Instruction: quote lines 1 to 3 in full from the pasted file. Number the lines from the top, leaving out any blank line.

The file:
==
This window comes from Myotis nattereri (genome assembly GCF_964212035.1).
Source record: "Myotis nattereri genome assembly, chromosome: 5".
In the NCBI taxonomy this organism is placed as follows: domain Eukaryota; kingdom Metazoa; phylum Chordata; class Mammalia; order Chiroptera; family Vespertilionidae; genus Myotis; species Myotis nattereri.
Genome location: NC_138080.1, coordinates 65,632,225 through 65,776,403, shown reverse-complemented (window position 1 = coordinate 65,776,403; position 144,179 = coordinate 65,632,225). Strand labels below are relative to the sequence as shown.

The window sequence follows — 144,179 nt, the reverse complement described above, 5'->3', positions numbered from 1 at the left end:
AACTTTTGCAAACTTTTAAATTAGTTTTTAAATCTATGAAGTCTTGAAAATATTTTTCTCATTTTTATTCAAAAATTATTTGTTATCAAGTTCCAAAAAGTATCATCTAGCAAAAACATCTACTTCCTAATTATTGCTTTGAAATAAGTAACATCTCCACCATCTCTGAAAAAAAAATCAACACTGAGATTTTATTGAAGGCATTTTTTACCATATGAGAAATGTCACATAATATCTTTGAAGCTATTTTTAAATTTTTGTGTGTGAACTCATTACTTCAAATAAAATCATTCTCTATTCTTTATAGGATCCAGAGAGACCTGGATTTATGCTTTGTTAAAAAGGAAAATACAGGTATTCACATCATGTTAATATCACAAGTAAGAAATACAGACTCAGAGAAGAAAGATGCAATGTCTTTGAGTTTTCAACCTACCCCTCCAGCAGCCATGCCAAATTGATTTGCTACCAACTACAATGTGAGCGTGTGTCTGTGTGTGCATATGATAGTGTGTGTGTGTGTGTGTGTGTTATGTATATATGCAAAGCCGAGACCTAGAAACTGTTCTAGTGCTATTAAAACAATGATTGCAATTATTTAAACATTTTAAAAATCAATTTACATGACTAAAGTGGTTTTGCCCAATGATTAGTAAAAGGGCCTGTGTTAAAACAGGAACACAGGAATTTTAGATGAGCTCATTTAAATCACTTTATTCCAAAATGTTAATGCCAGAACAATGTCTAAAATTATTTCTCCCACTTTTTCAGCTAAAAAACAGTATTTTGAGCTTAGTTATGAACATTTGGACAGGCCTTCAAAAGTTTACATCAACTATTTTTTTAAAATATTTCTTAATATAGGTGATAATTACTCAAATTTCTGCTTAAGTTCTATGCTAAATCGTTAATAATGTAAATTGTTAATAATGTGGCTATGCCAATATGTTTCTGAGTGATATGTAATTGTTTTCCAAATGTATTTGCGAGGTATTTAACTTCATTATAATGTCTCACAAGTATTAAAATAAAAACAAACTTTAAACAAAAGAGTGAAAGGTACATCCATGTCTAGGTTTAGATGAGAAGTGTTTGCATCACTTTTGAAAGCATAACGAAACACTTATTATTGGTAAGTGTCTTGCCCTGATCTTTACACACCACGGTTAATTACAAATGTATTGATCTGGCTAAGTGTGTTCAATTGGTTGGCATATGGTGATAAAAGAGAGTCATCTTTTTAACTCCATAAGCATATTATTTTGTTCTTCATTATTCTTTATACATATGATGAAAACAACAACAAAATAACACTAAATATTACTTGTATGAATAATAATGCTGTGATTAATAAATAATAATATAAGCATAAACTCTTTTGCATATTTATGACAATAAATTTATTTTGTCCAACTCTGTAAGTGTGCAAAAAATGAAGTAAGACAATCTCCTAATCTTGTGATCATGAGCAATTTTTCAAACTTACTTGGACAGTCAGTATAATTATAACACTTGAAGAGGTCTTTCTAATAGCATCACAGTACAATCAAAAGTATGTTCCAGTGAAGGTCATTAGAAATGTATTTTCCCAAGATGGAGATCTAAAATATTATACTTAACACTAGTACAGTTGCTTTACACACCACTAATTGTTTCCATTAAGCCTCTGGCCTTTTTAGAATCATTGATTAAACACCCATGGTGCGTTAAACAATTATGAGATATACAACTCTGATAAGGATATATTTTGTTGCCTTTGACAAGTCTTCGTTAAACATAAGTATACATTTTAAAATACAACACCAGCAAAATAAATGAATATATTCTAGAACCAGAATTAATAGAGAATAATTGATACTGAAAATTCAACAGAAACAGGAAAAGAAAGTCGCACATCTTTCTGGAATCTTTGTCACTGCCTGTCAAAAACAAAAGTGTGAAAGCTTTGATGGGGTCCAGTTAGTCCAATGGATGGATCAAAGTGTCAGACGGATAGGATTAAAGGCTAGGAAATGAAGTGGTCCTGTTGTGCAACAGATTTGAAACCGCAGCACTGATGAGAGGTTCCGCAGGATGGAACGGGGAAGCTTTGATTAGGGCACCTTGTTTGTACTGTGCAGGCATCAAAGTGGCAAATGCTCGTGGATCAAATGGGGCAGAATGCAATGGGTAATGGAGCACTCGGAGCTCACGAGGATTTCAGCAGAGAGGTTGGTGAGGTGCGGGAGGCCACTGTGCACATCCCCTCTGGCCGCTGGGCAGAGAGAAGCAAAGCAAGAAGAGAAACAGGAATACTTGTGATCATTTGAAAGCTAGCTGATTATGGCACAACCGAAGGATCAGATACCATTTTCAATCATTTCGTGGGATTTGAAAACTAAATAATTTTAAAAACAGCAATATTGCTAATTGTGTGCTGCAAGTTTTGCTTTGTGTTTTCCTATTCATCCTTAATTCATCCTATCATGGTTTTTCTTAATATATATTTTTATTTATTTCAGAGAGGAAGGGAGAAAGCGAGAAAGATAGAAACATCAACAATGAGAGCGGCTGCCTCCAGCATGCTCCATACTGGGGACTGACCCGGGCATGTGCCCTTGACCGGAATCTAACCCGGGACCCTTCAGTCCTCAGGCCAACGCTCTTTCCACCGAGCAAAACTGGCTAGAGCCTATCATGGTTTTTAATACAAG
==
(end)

This window comes from Myotis nattereri (genome assembly GCF_964212035.1).
Source record: "Myotis nattereri genome assembly, chromosome: 5".
In the NCBI taxonomy this organism is placed as follows: domain Eukaryota; kingdom Metazoa; phylum Chordata; class Mammalia; order Chiroptera; family Vespertilionidae; genus Myotis; species Myotis nattereri.